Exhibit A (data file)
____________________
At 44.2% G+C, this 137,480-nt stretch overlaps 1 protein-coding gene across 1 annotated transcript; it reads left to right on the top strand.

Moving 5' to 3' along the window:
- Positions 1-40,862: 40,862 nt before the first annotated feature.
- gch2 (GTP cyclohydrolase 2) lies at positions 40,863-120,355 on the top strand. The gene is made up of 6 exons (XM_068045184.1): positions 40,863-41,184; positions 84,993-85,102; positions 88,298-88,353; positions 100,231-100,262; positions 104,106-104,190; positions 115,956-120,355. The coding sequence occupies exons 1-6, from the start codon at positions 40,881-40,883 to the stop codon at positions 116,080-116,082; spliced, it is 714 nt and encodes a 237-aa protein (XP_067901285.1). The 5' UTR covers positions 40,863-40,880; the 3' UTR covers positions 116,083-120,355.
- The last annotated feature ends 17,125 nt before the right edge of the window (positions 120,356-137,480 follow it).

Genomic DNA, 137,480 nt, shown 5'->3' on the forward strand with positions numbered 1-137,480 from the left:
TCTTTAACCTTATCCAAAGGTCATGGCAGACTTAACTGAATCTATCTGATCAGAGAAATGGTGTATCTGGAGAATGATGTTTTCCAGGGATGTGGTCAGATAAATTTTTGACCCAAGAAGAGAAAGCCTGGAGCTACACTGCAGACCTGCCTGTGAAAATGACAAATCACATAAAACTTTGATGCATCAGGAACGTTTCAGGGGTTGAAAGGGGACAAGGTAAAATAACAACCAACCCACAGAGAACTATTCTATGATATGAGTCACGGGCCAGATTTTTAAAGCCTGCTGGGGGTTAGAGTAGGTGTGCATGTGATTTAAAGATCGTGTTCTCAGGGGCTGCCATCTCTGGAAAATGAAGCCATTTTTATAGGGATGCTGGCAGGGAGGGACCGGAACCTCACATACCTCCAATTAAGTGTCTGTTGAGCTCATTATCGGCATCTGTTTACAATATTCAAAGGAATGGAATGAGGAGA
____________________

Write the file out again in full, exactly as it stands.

At 44.2% G+C, this 137,480-nt stretch overlaps 1 protein-coding gene across 1 annotated transcript; it reads left to right on the top strand.

Moving 5' to 3' along the window:
- Positions 1-40,862: 40,862 nt before the first annotated feature.
- gch2 (GTP cyclohydrolase 2) lies at positions 40,863-120,355 on the top strand. The gene is made up of 6 exons (XM_068045184.1): positions 40,863-41,184; positions 84,993-85,102; positions 88,298-88,353; positions 100,231-100,262; positions 104,106-104,190; positions 115,956-120,355. The coding sequence occupies exons 1-6, from the start codon at positions 40,881-40,883 to the stop codon at positions 116,080-116,082; spliced, it is 714 nt and encodes a 237-aa protein (XP_067901285.1). The 5' UTR covers positions 40,863-40,880; the 3' UTR covers positions 116,083-120,355.
- The last annotated feature ends 17,125 nt before the right edge of the window (positions 120,356-137,480 follow it).

Genomic DNA, 137,480 nt, shown 5'->3' on the forward strand with positions numbered 1-137,480 from the left:
TCTTTAACCTTATCCAAAGGTCATGGCAGACTTAACTGAATCTATCTGATCAGAGAAATGGTGTATCTGGAGAATGATGTTTTCCAGGGATGTGGTCAGATAAATTTTTGACCCAAGAAGAGAAAGCCTGGAGCTACACTGCAGACCTGCCTGTGAAAATGACAAATCACATAAAACTTTGATGCATCAGGAACGTTTCAGGGGTTGAAAGGGGACAAGGTAAAATAACAACCAACCCACAGAGAACTATTCTATGATATGAGTCACGGGCCAGATTTTTAAAGCCTGCTGGGGGTTAGAGTAGGTGTGCATGTGATTTAAAGATCGTGTTCTCAGGGGCTGCCATCTCTGGAAAATGAAGCCATTTTTATAGGGATGCTGGCAGGGAGGGACCGGAACCTCACATACCTCCAATTAAGTGTCTGTTGAGCTCATTATCGGCATCTGTTTACAATATTCAAAGGAATGGAATGAGGAGA